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This may seem odd, but in C (size_t)(void*)0 == 0 is not guaranteed by the language spec. Compilers are allowed to use any value they want for null (although they almost always use 0.)

In C#, you can assign null or (T*)0 to a pointer in unsafe code.

  1. Is there any difference?
  2. (long)(void*)0 == 0 (guaranteed or not? put another way: IntPtr.Zero.ToInt64() == 0)

MSDN has this to say about IntPtr.Zero:

"The value of this field is not equivalent to null." Well if you want to be compatible with C code, that makes a lot of sense - it'd be worthless for interop if it didn't convert to a C null pointer. But I want to know if IntPtr.Zero.ToInt64() == 0 which may be possible, even if internally IntPtr.Zero is some other value (the CLR may or may not convert null to 0 in the cast operation)

Not a duplicate of this question

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2 Answers

up vote 5 down vote accepted

You could avoid the issue:

char* foo = (char*)(void*)0;
char* bar = default(char*); // <======= the one to look at
Console.WriteLine(foo == bar); // writes True

So they are the same, but using default avoids having to embed any assumption or nasty casts into the code. Disassembling the above, the only difference is signed / unsigned - both start with a 4-byte constant (i4 / u4) then cast to native-int (i / u) (the // comments are mine) :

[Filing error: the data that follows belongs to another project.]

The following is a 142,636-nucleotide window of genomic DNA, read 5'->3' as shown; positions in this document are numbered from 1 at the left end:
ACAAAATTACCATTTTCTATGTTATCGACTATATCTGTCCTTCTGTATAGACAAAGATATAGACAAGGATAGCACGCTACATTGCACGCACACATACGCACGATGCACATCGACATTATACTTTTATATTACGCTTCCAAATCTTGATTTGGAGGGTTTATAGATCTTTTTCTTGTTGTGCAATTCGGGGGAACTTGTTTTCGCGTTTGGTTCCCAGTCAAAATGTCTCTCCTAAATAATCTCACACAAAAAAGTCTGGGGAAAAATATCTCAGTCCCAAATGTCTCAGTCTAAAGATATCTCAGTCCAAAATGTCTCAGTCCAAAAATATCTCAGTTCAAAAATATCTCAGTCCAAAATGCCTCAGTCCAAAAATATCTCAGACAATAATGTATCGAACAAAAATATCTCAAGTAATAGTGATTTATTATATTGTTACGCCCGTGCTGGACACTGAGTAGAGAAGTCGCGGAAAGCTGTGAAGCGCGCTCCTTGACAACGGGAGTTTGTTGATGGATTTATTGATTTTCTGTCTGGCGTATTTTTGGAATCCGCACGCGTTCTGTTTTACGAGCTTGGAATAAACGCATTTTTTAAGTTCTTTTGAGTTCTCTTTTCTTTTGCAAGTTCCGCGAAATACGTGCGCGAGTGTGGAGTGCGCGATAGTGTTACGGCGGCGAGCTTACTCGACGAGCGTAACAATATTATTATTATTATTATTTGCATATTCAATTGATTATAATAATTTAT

.maxstack 2
.locals init (
    [0] char* foo,
    [1] char* bar)
L_0000: ldc.i4.0 // (char*)(void*)0;
L_0001: conv.i 
L_0002: stloc.0 // foo=
L_0003: ldc.i4.0 // default(char*);
L_0004: conv.u 
L_0005: stloc.1 // bar=
L_0006: ldloc.0 
L_0007: ldloc.1 
L_0008: ceq  // foo == bar
L_000a: call void [mscorlib]System.Console::WriteLine(bool)
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Ah yeh, I forgot that default works on pointers. That's a nice solution. –  Eloff May 5 '10 at 17:47
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In C, NULL is defined as architecture specific. While most architectures use 0, some don't. So, you cannot assume that NULL == 0 in C.

Not quite sure how it works in C# though I would recommend that you stick to the standard way of specifying NULL in C# instead of casting it to 0.

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What is the standard way of specifying null for pointers in C#? I've seen both used, and casting 0 seems to be more common. I like null because it's more readable, but the decision about which to use really depends the answer to whether or not they are equivalent. –  Eloff May 5 '10 at 1:44
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